Jordan's Lemma is a small but important mathematical result that is useful in contour integration. In complex analysis we often wish to integrate functions around large semicircles in the complex plane, and Jordan's lemma provides useful information about how these integrals behave.

#### Statement of result

Let

J = integral(g(z)exp(ikz)dz, z=Rexp(iθ), θ=0...π)

where k>0, and |g(z)| tends to zero as |z| gets large. Then J tends to zero 0 as R tends to infinity.

#### Proof

First define

M(R) = max(|g(Rexp(iθ))|, θ=0...π)

Since |g(z)| tends to zero as |z| gets large, we deduce that M(R) tends to zero as |z| tends to zero. Hence, using the identity sin(θ) >= 2θ/π for 0 <= θ <= π/2, we have

|J| ≤ integral(|g(Rexp(iθ)|exp(-kRsin(θ))Rdθ, θ=0...π)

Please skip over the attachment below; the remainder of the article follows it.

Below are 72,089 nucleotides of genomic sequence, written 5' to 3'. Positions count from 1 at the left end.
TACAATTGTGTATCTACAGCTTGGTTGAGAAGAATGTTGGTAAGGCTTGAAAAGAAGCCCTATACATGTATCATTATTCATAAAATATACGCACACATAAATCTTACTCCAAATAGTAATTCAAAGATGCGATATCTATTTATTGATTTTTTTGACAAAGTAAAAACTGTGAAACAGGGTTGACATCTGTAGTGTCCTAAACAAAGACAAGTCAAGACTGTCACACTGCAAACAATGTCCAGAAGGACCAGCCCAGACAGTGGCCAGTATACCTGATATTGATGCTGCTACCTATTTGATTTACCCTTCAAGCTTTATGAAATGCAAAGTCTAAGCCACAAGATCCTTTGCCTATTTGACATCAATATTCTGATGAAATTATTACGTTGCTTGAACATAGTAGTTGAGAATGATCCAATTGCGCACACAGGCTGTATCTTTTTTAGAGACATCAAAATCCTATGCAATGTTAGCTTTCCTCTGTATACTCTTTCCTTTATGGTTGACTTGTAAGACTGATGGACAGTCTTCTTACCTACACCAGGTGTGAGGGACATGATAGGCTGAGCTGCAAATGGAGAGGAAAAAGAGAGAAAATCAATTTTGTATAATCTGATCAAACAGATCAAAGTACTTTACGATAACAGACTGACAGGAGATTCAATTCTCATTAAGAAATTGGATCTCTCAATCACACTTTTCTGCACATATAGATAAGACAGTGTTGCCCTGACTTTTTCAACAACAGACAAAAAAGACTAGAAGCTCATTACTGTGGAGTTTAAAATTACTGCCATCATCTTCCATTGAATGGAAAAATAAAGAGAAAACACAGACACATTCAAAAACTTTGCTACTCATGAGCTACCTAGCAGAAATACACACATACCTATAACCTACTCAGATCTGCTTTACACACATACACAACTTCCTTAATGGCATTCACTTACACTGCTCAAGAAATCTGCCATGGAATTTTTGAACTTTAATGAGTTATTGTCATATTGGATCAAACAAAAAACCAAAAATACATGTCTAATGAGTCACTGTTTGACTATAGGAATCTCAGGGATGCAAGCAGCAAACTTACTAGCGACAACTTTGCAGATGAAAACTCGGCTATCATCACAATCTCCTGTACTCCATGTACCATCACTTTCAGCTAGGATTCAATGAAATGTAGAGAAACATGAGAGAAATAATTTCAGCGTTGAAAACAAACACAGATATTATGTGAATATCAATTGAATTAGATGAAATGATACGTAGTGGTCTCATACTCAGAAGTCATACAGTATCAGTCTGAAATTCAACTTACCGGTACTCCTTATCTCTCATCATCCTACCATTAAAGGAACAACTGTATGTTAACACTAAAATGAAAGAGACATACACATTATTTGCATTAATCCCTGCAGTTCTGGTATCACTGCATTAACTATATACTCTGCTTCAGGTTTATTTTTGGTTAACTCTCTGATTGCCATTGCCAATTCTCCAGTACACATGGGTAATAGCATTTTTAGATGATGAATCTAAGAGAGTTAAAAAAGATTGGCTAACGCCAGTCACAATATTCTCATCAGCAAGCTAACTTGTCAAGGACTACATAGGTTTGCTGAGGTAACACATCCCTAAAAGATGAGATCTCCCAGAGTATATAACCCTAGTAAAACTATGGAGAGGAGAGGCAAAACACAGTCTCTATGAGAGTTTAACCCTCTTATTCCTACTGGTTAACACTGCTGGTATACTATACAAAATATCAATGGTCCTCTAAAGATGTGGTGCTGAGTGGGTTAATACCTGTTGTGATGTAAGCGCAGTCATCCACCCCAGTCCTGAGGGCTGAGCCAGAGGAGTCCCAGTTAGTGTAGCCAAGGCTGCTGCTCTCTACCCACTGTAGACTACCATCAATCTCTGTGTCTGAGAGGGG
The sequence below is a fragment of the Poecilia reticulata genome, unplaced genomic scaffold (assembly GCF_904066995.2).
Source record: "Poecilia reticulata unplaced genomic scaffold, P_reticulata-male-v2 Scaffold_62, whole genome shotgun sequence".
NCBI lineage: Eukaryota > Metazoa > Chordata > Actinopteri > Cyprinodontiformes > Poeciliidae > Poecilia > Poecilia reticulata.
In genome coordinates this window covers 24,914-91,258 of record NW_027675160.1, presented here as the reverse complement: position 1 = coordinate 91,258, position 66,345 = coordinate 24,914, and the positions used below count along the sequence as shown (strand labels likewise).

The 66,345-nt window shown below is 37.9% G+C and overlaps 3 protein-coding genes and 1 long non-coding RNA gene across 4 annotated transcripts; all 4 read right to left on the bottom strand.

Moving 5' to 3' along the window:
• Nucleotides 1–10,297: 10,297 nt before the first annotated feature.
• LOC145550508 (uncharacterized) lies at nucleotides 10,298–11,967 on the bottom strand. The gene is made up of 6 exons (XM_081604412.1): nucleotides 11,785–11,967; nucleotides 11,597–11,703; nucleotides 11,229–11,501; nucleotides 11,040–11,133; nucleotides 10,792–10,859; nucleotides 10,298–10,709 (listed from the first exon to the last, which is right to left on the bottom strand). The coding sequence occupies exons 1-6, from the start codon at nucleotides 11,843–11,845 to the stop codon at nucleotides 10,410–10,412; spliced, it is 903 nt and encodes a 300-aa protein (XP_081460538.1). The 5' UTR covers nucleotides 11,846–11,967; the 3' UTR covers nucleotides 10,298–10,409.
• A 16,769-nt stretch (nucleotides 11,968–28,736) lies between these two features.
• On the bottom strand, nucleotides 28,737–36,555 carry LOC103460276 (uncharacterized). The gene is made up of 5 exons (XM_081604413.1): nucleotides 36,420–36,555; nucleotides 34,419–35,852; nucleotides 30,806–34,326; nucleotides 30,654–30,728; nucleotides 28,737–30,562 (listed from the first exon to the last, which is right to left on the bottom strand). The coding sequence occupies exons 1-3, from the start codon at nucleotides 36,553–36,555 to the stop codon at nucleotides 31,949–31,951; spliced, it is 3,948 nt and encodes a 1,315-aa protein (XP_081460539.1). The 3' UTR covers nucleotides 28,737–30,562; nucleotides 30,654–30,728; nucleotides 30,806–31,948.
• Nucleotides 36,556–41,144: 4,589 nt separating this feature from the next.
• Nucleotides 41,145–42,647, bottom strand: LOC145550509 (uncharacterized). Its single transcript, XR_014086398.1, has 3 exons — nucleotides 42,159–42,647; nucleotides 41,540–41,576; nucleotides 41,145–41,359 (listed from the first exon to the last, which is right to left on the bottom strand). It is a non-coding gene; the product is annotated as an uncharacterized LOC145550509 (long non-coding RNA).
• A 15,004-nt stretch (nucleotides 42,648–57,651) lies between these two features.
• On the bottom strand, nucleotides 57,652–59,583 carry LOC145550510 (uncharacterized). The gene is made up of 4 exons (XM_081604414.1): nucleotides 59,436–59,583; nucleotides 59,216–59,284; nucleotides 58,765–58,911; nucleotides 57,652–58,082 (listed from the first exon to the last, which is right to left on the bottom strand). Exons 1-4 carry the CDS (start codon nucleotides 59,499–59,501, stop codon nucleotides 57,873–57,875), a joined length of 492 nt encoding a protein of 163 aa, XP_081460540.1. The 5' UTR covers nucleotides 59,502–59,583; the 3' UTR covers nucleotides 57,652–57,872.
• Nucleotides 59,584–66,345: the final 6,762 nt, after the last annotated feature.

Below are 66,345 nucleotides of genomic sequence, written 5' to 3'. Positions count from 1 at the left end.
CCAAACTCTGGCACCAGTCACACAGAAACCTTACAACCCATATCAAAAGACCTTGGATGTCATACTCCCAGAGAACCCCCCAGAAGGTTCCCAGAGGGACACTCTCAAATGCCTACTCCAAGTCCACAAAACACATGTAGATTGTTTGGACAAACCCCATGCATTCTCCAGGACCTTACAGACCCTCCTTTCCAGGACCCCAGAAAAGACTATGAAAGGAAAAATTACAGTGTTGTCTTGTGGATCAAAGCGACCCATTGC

≤ R M(R) integral(exp(-kRsin(θ))dθ, θ=0...π)
= 2R M(R) integral(exp(-kRsin(θ))dθ, θ=0...π/2)
≤ 2R M(R) integral(exp(-kR 2θ/π)dθ, θ=0...π/2)
= R M(R) π/(kR) (1 - exp(-kR))
≤ M(R) π/k,

which tends to zero as R increases, as required.

#### Comments

At first sight the result seems almost trivial, since exp(ikz) exhibits exponential decay in the upper half plane. However, we must be careful, since as R increases, the length of the path increases; and the integrand does not decay exponentially near the ends of the path.

Another reason for concern is that if we view the integrand as a function on the Riemann Sphere, then it has an essential singularity at infinity, and many of the standard results of complex analysis may not hold.

Consequently we must proceed with caution. The are many examples of integrals similar to those in Jordan's Lemma which look as though they should tend to zero, but in fact do not.

Naturally, a corresponding result exists for the lower half plane.